With the establishment of the Cape Henlopen lighthouse at the southern end of the Delaware Bay and the Cape Henry lighthouse as the southern entrance to the Chesapeake Bay, a tremendous dark spot remained in between these two major lights. With no aids to navigation to assist mariners around and away from the dangerous shoals and reefs extending from the coastline, navigation was often difficult and dangerous.
In 1831 congress appropriated funds to construct a lighthouse at the southern end of Assateague Island, attempting to eliminate the dark spot between the two bays. Its lamps were first lit in January of 1833, and it was quickly realized that the tower did little to guide mariners. Even though the tower proved to inadequate, the tower remained in service until construction of a new tower was begun. Interrupted by the outbreak of the Civil War, construction of the lighthouse ceased until the war ended. With the war over, crews quickly finished their work and lamps in the new tower were lit in October of 1867. With the use of a first-order Fresnel lens, the new lighthouse was a grand improvement to its predecessor, and its light could be seen up to nineteen miles at sea.
With improving technology, the first-order lens was removed and replaced with two modern rotating DCB-224 aero beacons, automating the light. The Fresnel lens was placed outside the tower for visitors to see and enjoy and is awaiting restoration. Over time, the lens began to be damaged and was then moved to the Oyster & Maritime Museum, located just to the west on Chincoteague Island.
To visit the Assateague Island Lighthouse, take Hwy 13 to Hwy 175. Continue on Hwy 175 until you reach Chincoteague Island and follow the signs to Assateague Island. A pass is required to enter the refuge (When we were there, the fee was $5.00 and was valid for seven days). Once you are through the "toll booth," make a right and follow the signs to the lighthouse. There is a small sand parking lot on the right side of the road. From there, follow the path through the wooded area to the base of the lighthouse.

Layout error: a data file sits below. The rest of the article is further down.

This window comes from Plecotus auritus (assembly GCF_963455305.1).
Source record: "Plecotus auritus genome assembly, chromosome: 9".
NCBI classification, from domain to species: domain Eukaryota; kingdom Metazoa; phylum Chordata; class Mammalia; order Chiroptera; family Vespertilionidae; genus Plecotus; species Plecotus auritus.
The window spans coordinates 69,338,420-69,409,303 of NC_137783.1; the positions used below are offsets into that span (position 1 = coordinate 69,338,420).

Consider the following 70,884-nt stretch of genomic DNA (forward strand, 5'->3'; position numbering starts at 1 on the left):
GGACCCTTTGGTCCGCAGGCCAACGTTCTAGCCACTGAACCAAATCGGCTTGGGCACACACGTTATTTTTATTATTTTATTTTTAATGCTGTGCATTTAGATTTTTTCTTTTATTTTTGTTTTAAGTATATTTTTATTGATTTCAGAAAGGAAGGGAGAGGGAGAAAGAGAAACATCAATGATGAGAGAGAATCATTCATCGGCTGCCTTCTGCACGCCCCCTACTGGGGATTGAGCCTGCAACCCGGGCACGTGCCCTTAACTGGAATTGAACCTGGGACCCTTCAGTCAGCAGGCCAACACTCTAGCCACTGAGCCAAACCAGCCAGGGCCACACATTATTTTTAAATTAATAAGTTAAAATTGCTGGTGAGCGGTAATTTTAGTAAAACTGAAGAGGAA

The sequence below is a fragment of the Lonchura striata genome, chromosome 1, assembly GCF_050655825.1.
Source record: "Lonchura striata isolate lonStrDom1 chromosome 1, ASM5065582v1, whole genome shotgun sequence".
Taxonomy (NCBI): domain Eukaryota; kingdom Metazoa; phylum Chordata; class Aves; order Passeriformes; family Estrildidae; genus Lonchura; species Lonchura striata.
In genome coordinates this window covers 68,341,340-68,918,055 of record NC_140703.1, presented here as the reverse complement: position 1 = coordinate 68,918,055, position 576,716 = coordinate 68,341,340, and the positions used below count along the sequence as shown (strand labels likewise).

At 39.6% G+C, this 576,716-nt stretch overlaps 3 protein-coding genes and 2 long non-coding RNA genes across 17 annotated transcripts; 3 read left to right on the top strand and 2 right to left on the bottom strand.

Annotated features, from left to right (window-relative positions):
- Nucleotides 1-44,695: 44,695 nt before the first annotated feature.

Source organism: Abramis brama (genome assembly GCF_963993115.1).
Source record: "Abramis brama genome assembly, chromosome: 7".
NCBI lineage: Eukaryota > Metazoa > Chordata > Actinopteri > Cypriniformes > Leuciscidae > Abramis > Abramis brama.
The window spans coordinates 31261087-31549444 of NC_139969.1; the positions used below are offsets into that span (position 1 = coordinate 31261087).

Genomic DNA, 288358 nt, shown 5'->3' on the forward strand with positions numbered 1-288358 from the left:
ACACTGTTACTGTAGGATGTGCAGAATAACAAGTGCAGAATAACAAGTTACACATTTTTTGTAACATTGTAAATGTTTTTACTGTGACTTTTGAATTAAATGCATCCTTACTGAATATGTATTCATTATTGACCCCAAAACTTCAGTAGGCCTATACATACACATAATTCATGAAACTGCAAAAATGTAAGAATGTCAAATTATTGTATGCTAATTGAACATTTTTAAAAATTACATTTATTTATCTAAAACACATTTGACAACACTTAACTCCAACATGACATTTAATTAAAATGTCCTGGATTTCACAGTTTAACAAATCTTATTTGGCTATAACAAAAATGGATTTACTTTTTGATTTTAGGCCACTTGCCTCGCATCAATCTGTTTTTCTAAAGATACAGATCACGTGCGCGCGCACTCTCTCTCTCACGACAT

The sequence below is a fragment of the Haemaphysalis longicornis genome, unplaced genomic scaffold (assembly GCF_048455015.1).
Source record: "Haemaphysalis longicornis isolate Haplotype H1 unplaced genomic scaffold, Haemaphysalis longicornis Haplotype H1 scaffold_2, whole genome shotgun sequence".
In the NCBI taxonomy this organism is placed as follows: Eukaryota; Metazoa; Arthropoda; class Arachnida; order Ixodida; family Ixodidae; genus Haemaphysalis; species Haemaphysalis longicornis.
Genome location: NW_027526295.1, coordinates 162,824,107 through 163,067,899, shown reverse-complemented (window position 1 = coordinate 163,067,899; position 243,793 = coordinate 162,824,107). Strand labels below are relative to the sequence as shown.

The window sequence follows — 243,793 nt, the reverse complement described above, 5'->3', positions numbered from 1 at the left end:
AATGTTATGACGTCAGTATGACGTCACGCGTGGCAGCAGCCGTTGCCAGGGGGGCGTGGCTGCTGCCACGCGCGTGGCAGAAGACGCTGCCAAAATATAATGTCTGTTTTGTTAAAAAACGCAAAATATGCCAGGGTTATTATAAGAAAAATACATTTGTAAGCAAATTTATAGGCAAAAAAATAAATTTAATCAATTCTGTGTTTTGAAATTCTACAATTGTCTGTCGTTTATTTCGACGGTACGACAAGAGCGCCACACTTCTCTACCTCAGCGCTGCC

This interior view of the oil shed gives and idea of how large this builing is.
The storage building in front of the lighthouse tower is divided into two rooms. This is the left room in the builing.
A view of the center post and stairs in the lighthouse.
This is the motor that rotates the beacons.
This is a small opening in the centerpost of the stairway.
This is a close up of one of the two aeromarine beacons which emit the light from the lantern room.
Scattered around the watch room are a number of these ventilators, which helped disperse fumes from the lamps.
The sunlight reflecting of the glass of the lantern gives the appearance that the light is own.
Looking up the grand old tower.
The top of the tower stands out in sharpe contrast against the threatening sky's.
This first order Fresnel lens use to broadcast the light from the lantern room.
Today, the lighthouse is located in the Chincoteague National Wildlife Refuge and is under the care of the Coast Guard and the National Parks Service. Occasionally the lighthouse is open to the public for tours. Contact the Chincoteague National Wildlife Refuge for more information. Chincoteague National Wildlife Refuge, PO Box 62, Chincoteague, VA 23336 (757)-336-6122.